Exclusive access (4/10)

The synagogue that survived Nazi occupation

The Old Synagogue in Ettelbruck first opened in 1870 and survived the Nazi occupation during WW2 Matic Zorman / Maison Moderne

The Old Synagogue in Ettelbruck first opened in 1870 and survived the Nazi occupation during WW2 Matic Zorman / Maison Moderne

An unassuming building on a quiet street in Ettelbruck is Luxembourg’s only synagogue to have survived the Second World War and a group founded to save the site is working on reconstructing its interior.

Located on Rue de Warken, the place of worship first opened its doors in 1870. “For Ettelbruck and the whole region the Jewish community played an important role starting the middle of the 19th and beginning of the 20th century,” says Abbes Jacoby, the president of “Al Synagog”, the not-for-profit that oversees the site.

A Jewish cemetery, which also survived, was established in 1881 and a Jewish school opened in 1890. They are “valuable architectural witnesses and allow us to remember the history of Jewish life in Ettelbruck but also generally in Luxembourg,” says Jacoby.

When Nazi Germany occupied Luxembourg during WW2, Jews were persecuted and deported. But unlike the synagogues in Luxembourg City and Esch-sur-Alzette, which were razed to the ground, the building in Ettelbruck survived.

“The interior was destroyed, probably by Luxembourg collaborators,” says Jacoby. “The demolition of the building was planned but they couldn’t find a Luxembourg company to do it.”

Careful excavation works are trying to uncover whatever remnants of the past the building is still hiding--with some success. The team uncovered the synagogue’s mikveh, a ritual bath used, for example, during conversion ceremonies. The discovery is “unique” in the greater region, according to Jacoby. “Fragments of wall paintings and parts of an inscription were also found,” he adds.

Meeting place

When it was founded, the synagogue had room for an estimated 50 worshippers. A gallery, accessed at the front of the building, was used by women.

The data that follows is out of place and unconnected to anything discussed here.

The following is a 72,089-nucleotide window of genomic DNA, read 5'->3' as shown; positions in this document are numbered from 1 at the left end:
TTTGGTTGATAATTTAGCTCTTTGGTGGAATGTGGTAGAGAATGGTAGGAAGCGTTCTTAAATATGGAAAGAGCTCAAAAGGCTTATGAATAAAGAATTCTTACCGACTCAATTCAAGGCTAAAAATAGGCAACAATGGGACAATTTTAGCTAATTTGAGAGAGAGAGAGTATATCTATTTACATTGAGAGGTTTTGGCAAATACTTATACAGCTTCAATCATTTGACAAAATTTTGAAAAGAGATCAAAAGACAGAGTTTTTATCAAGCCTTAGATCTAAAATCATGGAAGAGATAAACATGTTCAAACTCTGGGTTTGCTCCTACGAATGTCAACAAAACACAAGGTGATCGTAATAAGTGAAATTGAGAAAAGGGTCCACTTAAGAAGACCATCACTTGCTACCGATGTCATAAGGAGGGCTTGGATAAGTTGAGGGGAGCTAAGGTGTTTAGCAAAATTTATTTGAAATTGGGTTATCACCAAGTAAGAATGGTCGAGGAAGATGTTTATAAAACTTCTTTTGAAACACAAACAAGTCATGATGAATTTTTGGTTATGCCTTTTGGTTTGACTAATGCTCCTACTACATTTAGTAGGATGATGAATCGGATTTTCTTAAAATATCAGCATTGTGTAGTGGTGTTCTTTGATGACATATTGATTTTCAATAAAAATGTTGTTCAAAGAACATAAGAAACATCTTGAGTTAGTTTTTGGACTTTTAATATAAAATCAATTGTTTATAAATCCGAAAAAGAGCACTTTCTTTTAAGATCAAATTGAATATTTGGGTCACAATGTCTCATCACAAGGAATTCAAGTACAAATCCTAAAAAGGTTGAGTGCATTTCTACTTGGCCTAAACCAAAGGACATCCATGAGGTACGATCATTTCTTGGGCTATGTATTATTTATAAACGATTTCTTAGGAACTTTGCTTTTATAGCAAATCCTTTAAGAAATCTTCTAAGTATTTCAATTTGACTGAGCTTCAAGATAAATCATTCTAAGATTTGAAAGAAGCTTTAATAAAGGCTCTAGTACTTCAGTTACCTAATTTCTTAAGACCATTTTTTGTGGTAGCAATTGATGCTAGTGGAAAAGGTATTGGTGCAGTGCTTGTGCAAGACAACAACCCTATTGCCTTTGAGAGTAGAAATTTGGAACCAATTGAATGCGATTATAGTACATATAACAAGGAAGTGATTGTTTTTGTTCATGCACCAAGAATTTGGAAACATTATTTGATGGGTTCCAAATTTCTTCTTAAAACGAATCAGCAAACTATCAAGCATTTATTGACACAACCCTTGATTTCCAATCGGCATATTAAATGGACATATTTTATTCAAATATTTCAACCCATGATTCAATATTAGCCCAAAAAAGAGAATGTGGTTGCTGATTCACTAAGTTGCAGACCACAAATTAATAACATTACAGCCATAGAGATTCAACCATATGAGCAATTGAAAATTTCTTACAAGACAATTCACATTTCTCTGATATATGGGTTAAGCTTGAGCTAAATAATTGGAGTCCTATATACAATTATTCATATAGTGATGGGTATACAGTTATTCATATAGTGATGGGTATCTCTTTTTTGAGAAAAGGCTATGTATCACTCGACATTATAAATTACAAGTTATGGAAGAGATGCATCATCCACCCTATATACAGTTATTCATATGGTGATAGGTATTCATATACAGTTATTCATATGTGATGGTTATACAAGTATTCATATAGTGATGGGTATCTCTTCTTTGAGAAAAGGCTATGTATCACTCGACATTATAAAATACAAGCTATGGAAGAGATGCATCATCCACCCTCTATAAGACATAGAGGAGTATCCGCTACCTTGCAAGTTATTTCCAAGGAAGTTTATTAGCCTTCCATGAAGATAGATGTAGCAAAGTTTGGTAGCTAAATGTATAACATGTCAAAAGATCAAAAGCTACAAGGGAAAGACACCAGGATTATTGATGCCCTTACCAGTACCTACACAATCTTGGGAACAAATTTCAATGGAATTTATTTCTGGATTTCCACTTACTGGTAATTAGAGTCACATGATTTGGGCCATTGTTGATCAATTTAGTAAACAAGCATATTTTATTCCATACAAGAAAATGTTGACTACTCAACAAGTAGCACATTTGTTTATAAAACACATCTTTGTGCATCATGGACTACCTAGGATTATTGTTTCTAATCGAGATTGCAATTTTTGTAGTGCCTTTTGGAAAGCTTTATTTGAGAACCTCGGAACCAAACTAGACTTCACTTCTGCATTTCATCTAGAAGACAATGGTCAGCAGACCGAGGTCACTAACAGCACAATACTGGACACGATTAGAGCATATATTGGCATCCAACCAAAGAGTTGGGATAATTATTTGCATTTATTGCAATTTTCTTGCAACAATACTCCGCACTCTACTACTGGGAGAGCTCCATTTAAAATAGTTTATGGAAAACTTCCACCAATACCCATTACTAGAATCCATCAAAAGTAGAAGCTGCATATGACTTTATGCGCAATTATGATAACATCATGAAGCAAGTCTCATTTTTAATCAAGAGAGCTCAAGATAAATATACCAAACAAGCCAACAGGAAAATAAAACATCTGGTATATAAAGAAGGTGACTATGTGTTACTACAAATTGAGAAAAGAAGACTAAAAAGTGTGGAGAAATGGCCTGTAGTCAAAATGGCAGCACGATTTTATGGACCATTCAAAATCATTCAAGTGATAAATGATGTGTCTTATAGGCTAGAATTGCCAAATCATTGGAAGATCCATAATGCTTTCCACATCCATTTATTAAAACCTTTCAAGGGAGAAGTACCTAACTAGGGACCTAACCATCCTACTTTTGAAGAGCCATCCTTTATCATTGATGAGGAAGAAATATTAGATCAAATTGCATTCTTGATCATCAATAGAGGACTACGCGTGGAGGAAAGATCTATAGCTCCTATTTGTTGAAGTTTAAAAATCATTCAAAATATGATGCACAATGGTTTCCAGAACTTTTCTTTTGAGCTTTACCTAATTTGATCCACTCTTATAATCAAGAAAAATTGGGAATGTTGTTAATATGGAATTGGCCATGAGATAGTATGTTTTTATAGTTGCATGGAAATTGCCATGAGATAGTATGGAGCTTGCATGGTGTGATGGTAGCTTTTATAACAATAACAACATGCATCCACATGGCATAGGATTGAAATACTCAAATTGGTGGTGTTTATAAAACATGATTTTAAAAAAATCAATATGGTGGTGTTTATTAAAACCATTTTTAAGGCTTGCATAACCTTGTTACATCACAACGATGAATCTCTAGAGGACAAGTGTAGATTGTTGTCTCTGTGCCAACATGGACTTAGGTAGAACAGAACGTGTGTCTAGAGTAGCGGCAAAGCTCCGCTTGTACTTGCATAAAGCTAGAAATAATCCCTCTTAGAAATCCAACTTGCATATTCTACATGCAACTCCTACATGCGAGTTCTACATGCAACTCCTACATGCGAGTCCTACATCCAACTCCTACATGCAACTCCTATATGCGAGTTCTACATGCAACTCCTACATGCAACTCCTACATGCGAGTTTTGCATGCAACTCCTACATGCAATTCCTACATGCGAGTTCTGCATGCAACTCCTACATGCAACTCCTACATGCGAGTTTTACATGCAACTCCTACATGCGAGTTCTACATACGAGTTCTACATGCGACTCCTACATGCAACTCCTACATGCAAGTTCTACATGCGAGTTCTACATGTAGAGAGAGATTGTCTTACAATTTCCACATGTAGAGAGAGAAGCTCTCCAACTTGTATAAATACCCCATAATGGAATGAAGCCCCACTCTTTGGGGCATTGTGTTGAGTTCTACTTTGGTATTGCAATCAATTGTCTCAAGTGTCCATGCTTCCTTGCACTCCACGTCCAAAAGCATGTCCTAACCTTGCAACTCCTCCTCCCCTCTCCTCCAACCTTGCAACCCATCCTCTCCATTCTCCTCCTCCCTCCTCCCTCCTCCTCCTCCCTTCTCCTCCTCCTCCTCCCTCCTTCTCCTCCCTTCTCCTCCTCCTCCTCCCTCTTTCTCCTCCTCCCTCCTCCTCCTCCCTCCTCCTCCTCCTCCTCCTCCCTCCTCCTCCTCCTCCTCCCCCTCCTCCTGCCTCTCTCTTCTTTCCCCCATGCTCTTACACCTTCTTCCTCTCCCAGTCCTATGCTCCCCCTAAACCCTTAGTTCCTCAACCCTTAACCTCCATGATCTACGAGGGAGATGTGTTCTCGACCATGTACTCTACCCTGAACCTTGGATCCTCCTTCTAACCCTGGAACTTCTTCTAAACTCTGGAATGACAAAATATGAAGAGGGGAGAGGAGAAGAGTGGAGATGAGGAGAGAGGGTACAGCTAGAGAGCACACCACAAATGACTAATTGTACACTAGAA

The restoration work is arduous. “Because we don’t have any documents available and only possess very few pictures that document the condition of the synagogue before 1940, the renovation works must be prepared with the greatest care,” Jacoby says. “Every trace that we find during the excavation works and wall analyses is incredibly important.”

The synagogue reopened to worshippers after the war but the Jewish community in the area was decimated. The last religious ceremony at the site was celebrated in 1962 and the synagogue became a carpet shop before the commune rented the space as a centre for Catholic migrants.

It wasn’t until 2017 that the building became a national monument and the commune together with the Jewish consistory took over its management. The “Al Synagog Ettelbréck” not-for-profit was founded in 2019.

“The goal of our association is to create a place for cultural and educational events that foster living together in tolerance and respect,” says Jacoby.

The synagogue is currently not open to the public because of the ongoing refurbishment works but it is set to form part of the European Heritage Days, which will take place between 24 September and 3 October.